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Utilities Commission probing reason for countrywide blackout on August 16

Economynext – The Public Utilities Commission of Sri Lanka is conducting investigations at the Kerawalapitiya and Norochcholai power plants to find out what made the national grid to fail on August 16, PUCSL officials said.

Sri Lanka was hit by a major power failure on August 16 around 1235 hours, triggered by a transmission failure, resulting in emergency shutdowns of all generators connected to the Ceylon Electricity Board grid including coal plants.

The power was not restored until evening as the grid went down repeatedly.

“We have sent two teams today to the Kerawalapitiya main power plant, Kerawalapitiya substation and the Norochcholai power plants” PUCSL, Media Spokesman Jayanath Herath told Economy Next.

“We are investigating what happened on August 16 and the reasons for the power failure.”

Sri Lanka’s Independent Power Producers are generating 35 per cent of daily energy, with the Mahaweli River plants adding another 24 per cent of the daily energy data showed as the state-run power utility was working to re-connect three coal plants to the grid.

When coal plants are suddenly shut down, energy stored in boilers is released as steam to protect the plants, with diaphragms – which is a type of safely value – also rupturing.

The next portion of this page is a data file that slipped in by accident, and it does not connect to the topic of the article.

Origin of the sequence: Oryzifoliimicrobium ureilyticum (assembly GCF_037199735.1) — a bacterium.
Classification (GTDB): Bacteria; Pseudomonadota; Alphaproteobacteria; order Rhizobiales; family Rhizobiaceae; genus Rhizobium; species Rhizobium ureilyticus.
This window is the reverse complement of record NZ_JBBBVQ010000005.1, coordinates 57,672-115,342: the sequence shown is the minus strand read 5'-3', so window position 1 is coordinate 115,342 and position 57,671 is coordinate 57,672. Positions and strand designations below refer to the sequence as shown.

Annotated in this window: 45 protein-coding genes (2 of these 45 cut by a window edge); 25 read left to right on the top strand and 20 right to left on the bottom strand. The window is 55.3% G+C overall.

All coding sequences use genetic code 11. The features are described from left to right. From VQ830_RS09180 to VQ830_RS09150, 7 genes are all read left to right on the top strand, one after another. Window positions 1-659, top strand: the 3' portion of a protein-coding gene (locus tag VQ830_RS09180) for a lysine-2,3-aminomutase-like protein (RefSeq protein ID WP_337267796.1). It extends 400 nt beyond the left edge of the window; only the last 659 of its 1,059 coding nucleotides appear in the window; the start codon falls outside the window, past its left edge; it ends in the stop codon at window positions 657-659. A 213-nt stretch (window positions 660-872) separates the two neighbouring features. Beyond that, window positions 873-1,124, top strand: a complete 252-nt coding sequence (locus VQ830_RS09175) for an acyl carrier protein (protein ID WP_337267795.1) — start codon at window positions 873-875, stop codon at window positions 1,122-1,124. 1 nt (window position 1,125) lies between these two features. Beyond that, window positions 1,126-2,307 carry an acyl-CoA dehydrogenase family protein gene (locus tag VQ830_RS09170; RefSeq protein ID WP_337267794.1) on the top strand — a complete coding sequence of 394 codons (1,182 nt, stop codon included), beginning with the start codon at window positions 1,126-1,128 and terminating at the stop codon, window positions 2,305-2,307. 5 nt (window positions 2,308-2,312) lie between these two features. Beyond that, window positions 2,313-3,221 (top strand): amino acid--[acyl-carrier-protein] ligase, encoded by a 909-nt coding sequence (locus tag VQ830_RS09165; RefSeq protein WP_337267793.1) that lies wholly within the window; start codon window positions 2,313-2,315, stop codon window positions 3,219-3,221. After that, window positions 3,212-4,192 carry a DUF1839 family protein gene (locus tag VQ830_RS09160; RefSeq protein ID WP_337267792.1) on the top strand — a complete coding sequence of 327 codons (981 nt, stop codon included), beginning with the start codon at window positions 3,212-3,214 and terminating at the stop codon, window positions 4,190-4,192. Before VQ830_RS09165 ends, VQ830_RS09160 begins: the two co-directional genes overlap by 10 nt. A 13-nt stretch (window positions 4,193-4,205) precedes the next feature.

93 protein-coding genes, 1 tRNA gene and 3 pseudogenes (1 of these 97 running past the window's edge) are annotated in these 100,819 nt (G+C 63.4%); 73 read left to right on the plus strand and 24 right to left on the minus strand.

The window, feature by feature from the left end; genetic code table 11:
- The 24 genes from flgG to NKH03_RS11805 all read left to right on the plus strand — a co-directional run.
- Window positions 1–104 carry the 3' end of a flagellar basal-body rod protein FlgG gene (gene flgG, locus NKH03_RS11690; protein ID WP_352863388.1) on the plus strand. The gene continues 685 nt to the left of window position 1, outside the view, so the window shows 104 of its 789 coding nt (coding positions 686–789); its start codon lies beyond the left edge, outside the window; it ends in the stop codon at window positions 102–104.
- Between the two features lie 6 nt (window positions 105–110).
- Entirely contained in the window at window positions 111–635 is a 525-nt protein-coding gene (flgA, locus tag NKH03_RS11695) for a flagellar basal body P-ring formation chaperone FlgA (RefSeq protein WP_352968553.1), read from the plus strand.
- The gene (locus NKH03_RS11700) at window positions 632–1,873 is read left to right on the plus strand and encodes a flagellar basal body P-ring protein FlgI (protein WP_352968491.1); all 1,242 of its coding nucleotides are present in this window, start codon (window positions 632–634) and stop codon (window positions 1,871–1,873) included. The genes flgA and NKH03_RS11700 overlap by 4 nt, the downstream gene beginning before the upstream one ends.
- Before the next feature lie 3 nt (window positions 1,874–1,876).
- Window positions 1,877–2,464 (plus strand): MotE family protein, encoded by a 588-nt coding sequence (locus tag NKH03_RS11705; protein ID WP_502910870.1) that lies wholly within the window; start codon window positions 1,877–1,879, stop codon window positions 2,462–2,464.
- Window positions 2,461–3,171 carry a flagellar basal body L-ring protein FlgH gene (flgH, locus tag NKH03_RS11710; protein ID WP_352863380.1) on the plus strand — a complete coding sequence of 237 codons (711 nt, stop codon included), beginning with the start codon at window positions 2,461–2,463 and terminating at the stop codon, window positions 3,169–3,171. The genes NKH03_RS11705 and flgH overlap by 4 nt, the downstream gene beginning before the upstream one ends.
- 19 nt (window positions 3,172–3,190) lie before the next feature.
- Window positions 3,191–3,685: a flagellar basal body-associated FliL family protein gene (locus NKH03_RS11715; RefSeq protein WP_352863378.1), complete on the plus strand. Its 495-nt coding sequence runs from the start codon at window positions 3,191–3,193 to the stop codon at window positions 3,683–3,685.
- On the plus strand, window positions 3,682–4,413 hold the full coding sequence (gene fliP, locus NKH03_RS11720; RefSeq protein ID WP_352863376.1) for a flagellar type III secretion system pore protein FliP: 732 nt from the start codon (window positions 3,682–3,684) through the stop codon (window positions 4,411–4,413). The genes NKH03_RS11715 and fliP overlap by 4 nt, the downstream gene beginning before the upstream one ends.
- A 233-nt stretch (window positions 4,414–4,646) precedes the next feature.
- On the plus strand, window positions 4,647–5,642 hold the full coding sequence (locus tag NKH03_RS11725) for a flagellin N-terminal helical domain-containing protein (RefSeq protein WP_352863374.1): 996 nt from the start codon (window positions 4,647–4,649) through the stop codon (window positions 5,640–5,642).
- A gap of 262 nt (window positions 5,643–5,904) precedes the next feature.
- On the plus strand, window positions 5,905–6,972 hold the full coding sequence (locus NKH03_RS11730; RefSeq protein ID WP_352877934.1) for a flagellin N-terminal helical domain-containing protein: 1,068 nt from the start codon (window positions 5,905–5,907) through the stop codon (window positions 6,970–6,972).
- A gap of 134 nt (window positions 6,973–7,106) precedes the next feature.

The boilers have to cool to replace the diaphragms. Boilers also have to cool for water to be topped up.

“We have to inspect it thoroughly hence it will take about two weeks to get a complete report of the incident,” Herath said.

The Ceylon Electricity Board (CEB) has taken steps to help the Utility manage the load with daily power cuts in the country as there is a shortfall of around 300 MW because Norochcholai was not on-line.





During 1800 hours to 2200 hours in the night peak, the CEB has asked the citizens in the country to switch off non-essential light and electrical equipment.

In an earlier report, PUCSL said the first coal plant could be connected to the grid to meet the night peak today.

Data showed that out of 43.45 Gigawatts hours of daily energy produced after the coal shutdown, independent power producers generated 15.46GWh or 35.5 per cent,

Mahaweli complex hydro plants 10.35 GWh and the Laxapana complex 6.51GWh or 14.99 per cent without counting energy produced by small renewable energy plants which now contribute significant amounts of energy to the grid.

The CEB’s own thermal generators produced 7.68 per cent or 17 per cent of the demand. CEBs coal plants usually generate about 40 per cent of the daily energy on weekdays.

(Colombo/ Aug 21/2020)

Reported by Chanka Jayasinghe

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